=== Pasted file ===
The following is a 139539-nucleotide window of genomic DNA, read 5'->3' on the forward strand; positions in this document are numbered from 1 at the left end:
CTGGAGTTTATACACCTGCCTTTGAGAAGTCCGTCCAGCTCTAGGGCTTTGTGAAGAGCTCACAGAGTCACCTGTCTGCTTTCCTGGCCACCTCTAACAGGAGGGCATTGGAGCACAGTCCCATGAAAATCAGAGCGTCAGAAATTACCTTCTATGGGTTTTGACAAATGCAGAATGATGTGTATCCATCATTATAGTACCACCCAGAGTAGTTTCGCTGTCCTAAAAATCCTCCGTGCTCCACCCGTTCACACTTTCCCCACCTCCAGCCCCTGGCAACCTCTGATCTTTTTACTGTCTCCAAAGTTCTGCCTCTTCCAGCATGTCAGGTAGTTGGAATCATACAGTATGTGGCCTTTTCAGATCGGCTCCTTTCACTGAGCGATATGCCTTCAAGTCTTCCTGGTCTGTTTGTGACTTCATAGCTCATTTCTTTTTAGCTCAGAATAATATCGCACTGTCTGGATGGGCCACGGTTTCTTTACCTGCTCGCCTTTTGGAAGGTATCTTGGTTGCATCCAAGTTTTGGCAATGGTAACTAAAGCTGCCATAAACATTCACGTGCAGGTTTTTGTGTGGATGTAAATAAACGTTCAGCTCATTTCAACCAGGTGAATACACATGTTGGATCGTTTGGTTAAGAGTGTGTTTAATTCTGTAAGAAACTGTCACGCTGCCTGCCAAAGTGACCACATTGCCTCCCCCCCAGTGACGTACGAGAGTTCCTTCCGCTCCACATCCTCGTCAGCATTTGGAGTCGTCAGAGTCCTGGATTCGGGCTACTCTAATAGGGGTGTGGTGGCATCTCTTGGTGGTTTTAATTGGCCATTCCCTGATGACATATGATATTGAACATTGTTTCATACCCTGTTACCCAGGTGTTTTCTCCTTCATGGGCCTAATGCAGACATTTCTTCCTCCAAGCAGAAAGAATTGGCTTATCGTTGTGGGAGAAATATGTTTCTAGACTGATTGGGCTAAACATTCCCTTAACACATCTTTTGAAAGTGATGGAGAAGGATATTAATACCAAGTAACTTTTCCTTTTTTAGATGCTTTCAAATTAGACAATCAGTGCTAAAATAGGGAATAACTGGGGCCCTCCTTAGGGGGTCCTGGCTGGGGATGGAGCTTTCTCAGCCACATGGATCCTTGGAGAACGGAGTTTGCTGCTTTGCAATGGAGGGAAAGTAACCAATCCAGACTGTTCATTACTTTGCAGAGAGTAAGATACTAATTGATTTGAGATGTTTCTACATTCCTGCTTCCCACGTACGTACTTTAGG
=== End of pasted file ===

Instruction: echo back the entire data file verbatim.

The following is a 139539-nucleotide window of genomic DNA, read 5'->3' on the forward strand; positions in this document are numbered from 1 at the left end:
CTGGAGTTTATACACCTGCCTTTGAGAAGTCCGTCCAGCTCTAGGGCTTTGTGAAGAGCTCACAGAGTCACCTGTCTGCTTTCCTGGCCACCTCTAACAGGAGGGCATTGGAGCACAGTCCCATGAAAATCAGAGCGTCAGAAATTACCTTCTATGGGTTTTGACAAATGCAGAATGATGTGTATCCATCATTATAGTACCACCCAGAGTAGTTTCGCTGTCCTAAAAATCCTCCGTGCTCCACCCGTTCACACTTTCCCCACCTCCAGCCCCTGGCAACCTCTGATCTTTTTACTGTCTCCAAAGTTCTGCCTCTTCCAGCATGTCAGGTAGTTGGAATCATACAGTATGTGGCCTTTTCAGATCGGCTCCTTTCACTGAGCGATATGCCTTCAAGTCTTCCTGGTCTGTTTGTGACTTCATAGCTCATTTCTTTTTAGCTCAGAATAATATCGCACTGTCTGGATGGGCCACGGTTTCTTTACCTGCTCGCCTTTTGGAAGGTATCTTGGTTGCATCCAAGTTTTGGCAATGGTAACTAAAGCTGCCATAAACATTCACGTGCAGGTTTTTGTGTGGATGTAAATAAACGTTCAGCTCATTTCAACCAGGTGAATACACATGTTGGATCGTTTGGTTAAGAGTGTGTTTAATTCTGTAAGAAACTGTCACGCTGCCTGCCAAAGTGACCACATTGCCTCCCCCCCAGTGACGTACGAGAGTTCCTTCCGCTCCACATCCTCGTCAGCATTTGGAGTCGTCAGAGTCCTGGATTCGGGCTACTCTAATAGGGGTGTGGTGGCATCTCTTGGTGGTTTTAATTGGCCATTCCCTGATGACATATGATATTGAACATTGTTTCATACCCTGTTACCCAGGTGTTTTCTCCTTCATGGGCCTAATGCAGACATTTCTTCCTCCAAGCAGAAAGAATTGGCTTATCGTTGTGGGAGAAATATGTTTCTAGACTGATTGGGCTAAACATTCCCTTAACACATCTTTTGAAAGTGATGGAGAAGGATATTAATACCAAGTAACTTTTCCTTTTTTAGATGCTTTCAAATTAGACAATCAGTGCTAAAATAGGGAATAACTGGGGCCCTCCTTAGGGGGTCCTGGCTGGGGATGGAGCTTTCTCAGCCACATGGATCCTTGGAGAACGGAGTTTGCTGCTTTGCAATGGAGGGAAAGTAACCAATCCAGACTGTTCATTACTTTGCAGAGAGTAAGATACTAATTGATTTGAGATGTTTCTACATTCCTGCTTCCCACGTACGTACTTTAGG